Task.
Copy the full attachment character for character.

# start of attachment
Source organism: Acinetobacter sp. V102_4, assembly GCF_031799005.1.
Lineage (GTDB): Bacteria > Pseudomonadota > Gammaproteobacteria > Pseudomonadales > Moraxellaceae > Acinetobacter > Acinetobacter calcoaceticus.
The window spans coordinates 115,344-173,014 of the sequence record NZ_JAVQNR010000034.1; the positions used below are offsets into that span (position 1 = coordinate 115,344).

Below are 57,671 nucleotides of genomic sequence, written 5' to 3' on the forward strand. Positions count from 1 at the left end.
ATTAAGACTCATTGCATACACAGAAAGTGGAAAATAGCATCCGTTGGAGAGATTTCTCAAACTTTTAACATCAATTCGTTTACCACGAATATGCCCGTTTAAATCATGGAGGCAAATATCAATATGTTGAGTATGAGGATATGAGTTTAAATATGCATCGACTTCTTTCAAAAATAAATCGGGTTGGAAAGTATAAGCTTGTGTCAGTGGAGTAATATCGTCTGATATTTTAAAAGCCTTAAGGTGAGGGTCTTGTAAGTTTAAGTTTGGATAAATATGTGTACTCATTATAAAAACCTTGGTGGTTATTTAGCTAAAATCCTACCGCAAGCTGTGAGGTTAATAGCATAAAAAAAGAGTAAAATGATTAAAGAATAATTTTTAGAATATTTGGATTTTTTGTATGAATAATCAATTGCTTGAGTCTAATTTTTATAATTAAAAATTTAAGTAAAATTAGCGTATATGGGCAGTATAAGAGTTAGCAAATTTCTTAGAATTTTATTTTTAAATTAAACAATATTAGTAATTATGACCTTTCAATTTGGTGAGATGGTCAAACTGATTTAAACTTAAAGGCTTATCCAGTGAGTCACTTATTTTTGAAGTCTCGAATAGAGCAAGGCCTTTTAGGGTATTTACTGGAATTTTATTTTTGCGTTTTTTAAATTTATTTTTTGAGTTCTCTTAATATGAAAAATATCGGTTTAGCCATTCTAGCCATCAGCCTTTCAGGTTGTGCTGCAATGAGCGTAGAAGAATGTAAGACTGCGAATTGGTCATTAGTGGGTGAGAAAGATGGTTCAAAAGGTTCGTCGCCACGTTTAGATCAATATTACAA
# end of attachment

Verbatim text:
Source organism: Acinetobacter sp. V102_4, assembly GCF_031799005.1.
Lineage (GTDB): Bacteria > Pseudomonadota > Gammaproteobacteria > Pseudomonadales > Moraxellaceae > Acinetobacter > Acinetobacter calcoaceticus.
The window spans coordinates 115,344-173,014 of the sequence record NZ_JAVQNR010000034.1; the positions used below are offsets into that span (position 1 = coordinate 115,344).

Below are 57,671 nucleotides of genomic sequence, written 5' to 3' on the forward strand. Positions count from 1 at the left end.
ATTAAGACTCATTGCATACACAGAAAGTGGAAAATAGCATCCGTTGGAGAGATTTCTCAAACTTTTAACATCAATTCGTTTACCACGAATATGCCCGTTTAAATCATGGAGGCAAATATCAATATGTTGAGTATGAGGATATGAGTTTAAATATGCATCGACTTCTTTCAAAAATAAATCGGGTTGGAAAGTATAAGCTTGTGTCAGTGGAGTAATATCGTCTGATATTTTAAAAGCCTTAAGGTGAGGGTCTTGTAAGTTTAAGTTTGGATAAATATGTGTACTCATTATAAAAACCTTGGTGGTTATTTAGCTAAAATCCTACCGCAAGCTGTGAGGTTAATAGCATAAAAAAAGAGTAAAATGATTAAAGAATAATTTTTAGAATATTTGGATTTTTTGTATGAATAATCAATTGCTTGAGTCTAATTTTTATAATTAAAAATTTAAGTAAAATTAGCGTATATGGGCAGTATAAGAGTTAGCAAATTTCTTAGAATTTTATTTTTAAATTAAACAATATTAGTAATTATGACCTTTCAATTTGGTGAGATGGTCAAACTGATTTAAACTTAAAGGCTTATCCAGTGAGTCACTTATTTTTGAAGTCTCGAATAGAGCAAGGCCTTTTAGGGTATTTACTGGAATTTTATTTTTGCGTTTTTTAAATTTATTTTTTGAGTTCTCTTAATATGAAAAATATCGGTTTAGCCATTCTAGCCATCAGCCTTTCAGGTTGTGCTGCAATGAGCGTAGAAGAATGTAAGACTGCGAATTGGTCATTAGTGGGTGAGAAAGATGGTTCAAAAGGTTCGTCGCCACGTTTAGATCAATATTACAA